October 1, 2016

Salmonella Outbreaks in Australia and US Highlight Risk of Sprouts

Alfalfa Sprouts Can Harbor E. coli and SalmonellaSalmonella outbreaks in the U.S. and Australia highlight the danger of sprouts.  In South Australia, 223 people have been sickened with Salmonella St Paul infections after eating bean sprouts. Forty three of them have been hospitalized. In the U.S., a Salmonella outbreak linked to alfalfa sprouts has sickened 13 people in four states, hospitalizing five of them.

Sprouts are a known source of food poisoning that have been the source of more than 40 outbreaks over the last 20 years, causing 2,405 illnesses, 171 hospitalizations, and three deaths federal health officials say. Some of these outbreaks were linked to sprouts contaminated with Salmonella, others were linked to sprouts contaminated with E. coli or Listeria.

The warm, humid environments with nutrient-rich soils that are ideal fro growing sprouts are also ideal for growing bacteria. To prevent contamination, growers are supposed to employ safeguards to prevent bacteria from entering the growing area such as treating seeds, testing irrigation water, testing for bacteria and taking corrective actions if any samples are positive.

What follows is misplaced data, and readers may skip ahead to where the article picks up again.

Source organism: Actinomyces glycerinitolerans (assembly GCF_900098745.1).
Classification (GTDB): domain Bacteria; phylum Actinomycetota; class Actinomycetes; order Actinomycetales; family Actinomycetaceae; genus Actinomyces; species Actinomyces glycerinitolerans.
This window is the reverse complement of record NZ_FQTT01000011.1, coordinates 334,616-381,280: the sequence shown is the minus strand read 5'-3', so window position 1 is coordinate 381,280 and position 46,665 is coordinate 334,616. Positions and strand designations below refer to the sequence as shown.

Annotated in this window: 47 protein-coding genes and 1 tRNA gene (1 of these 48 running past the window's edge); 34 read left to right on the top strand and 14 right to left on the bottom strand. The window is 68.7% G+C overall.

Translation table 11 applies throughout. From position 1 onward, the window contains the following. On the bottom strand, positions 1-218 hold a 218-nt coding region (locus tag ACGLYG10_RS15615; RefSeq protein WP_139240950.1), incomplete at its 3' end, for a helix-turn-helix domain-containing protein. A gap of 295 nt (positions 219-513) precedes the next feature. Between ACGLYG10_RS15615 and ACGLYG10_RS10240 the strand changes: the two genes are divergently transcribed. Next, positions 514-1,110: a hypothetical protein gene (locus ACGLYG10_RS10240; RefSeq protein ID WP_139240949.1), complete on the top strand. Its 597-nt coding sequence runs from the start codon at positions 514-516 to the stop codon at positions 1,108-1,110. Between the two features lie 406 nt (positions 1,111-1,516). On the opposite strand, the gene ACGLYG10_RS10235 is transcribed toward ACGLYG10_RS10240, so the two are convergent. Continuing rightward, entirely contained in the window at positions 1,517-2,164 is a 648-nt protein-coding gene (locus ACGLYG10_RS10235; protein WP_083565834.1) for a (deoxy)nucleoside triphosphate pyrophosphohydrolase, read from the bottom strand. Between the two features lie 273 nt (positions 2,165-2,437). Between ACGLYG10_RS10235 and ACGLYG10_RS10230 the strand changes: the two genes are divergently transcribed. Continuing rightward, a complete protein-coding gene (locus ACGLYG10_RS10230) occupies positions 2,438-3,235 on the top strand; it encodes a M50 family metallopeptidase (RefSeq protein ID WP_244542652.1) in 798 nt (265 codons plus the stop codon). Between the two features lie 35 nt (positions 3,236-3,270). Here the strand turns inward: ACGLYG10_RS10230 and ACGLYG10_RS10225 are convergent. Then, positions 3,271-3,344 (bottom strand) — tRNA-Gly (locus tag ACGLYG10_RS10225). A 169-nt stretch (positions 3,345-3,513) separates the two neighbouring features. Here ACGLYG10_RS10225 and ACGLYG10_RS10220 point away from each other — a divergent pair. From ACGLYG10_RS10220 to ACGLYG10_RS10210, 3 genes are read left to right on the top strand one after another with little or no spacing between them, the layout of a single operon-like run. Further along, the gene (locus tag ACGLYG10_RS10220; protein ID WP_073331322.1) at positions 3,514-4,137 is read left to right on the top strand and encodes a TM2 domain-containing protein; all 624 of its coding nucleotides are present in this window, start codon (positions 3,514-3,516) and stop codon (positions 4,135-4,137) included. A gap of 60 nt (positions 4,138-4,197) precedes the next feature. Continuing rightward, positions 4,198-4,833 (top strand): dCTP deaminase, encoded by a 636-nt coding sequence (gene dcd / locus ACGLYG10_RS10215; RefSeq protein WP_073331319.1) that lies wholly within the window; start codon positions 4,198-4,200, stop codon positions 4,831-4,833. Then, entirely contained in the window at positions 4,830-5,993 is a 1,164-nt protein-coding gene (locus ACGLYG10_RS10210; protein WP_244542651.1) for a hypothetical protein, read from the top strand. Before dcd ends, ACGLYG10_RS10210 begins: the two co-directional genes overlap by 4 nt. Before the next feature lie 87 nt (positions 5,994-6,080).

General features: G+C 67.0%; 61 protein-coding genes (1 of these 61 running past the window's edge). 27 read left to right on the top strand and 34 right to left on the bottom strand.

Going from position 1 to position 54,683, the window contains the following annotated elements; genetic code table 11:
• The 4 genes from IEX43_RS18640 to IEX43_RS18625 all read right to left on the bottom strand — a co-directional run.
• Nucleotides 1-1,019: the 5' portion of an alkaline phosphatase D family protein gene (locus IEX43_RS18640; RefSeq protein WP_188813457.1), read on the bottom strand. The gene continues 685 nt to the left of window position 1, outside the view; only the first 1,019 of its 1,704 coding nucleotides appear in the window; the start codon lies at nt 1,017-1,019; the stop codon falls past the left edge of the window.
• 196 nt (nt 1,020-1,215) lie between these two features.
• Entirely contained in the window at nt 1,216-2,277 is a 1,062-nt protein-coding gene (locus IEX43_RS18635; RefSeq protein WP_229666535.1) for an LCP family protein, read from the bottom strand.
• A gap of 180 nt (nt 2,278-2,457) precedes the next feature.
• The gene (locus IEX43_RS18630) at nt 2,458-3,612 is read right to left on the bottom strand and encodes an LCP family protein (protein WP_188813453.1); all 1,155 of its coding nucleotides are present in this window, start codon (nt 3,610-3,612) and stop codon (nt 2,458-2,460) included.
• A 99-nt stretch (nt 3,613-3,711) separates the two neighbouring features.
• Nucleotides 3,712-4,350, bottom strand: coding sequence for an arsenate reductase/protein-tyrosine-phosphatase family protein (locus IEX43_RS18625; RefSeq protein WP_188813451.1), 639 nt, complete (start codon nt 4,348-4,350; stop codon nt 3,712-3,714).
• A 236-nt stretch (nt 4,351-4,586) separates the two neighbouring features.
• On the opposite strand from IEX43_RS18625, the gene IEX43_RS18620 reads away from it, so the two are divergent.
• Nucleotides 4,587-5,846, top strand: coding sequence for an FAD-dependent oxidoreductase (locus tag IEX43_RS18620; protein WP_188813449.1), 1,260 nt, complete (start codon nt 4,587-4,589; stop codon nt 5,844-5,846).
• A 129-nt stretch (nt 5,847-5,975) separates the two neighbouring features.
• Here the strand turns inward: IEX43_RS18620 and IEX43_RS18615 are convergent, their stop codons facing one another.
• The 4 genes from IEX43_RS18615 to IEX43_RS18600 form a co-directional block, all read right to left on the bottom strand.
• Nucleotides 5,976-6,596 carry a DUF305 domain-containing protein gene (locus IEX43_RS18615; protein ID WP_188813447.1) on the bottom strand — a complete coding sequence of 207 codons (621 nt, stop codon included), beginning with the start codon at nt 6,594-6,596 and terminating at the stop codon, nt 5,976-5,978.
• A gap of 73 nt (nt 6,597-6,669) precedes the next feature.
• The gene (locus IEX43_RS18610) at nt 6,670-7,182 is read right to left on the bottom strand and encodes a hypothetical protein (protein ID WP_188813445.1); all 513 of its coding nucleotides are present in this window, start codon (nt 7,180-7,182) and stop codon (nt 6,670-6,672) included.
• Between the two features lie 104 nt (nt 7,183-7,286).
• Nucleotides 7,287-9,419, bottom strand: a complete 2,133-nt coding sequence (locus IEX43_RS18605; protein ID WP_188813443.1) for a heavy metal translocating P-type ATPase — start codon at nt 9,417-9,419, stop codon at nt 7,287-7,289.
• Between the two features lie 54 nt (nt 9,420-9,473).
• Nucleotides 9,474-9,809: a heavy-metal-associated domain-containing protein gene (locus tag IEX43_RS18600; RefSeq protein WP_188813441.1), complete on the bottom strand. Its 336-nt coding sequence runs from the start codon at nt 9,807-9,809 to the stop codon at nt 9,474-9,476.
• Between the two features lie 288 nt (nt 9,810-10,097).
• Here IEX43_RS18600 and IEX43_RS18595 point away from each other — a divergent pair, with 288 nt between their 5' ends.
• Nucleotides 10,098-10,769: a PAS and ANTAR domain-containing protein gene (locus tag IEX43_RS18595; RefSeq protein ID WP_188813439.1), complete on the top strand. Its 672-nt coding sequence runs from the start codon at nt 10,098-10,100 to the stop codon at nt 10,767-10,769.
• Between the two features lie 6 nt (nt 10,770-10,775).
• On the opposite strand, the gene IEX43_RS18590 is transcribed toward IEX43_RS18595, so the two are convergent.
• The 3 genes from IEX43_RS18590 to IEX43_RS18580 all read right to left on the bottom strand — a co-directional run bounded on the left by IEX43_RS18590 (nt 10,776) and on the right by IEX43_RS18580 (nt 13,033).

Still, contaminated sprouts often make their way to the market. How can consumers protect themselves? Public health officials advise that the safest way to consume sprouts is to cook them.

The U.S. outbreak includes cases in Oklahoma, Kansas, Missouri and Pennsylvania. Using DNA “fingerprinting” tests, health officials have so far identified 13 people infected with the outbreak strain of Salmonella Muenchen.

During interviews with health officials, those sickened reported eating sprouts or menu items containing sprouts in the week before becoming ill. Nine of them reported eating alfalfa sprouts. One of them identified Sweetwater Farms as the brand of sprouts they purchased from a grocery store and ate before becoming ill.

Case patients also named at least five restaurants where they purchased food containing the contaminated sprouts. Traceback investigations from these restaurants revealed that Sweetwater Farms supplied alfalfa sprouts to all five locations. Sweetwater Farms recalled lot 042016 of alfalfa sprouts voluntarily.

Symptoms of a Salmonella infection, which include nausea, vomiting and diarrhea that can be bloody, usually develop within six to 72 hours of exposure and last about a week. For some people the diarrhea and vomiting can be so severe it causes dehydration, and hospitalization is required. If the infection travels from the gastrointestinal tract to the bloodstream more serious, life-threatening complications can occur. Anyone who developed these symptoms after eating these sprouts should contact a doctor and mention exposure to Salmonella.

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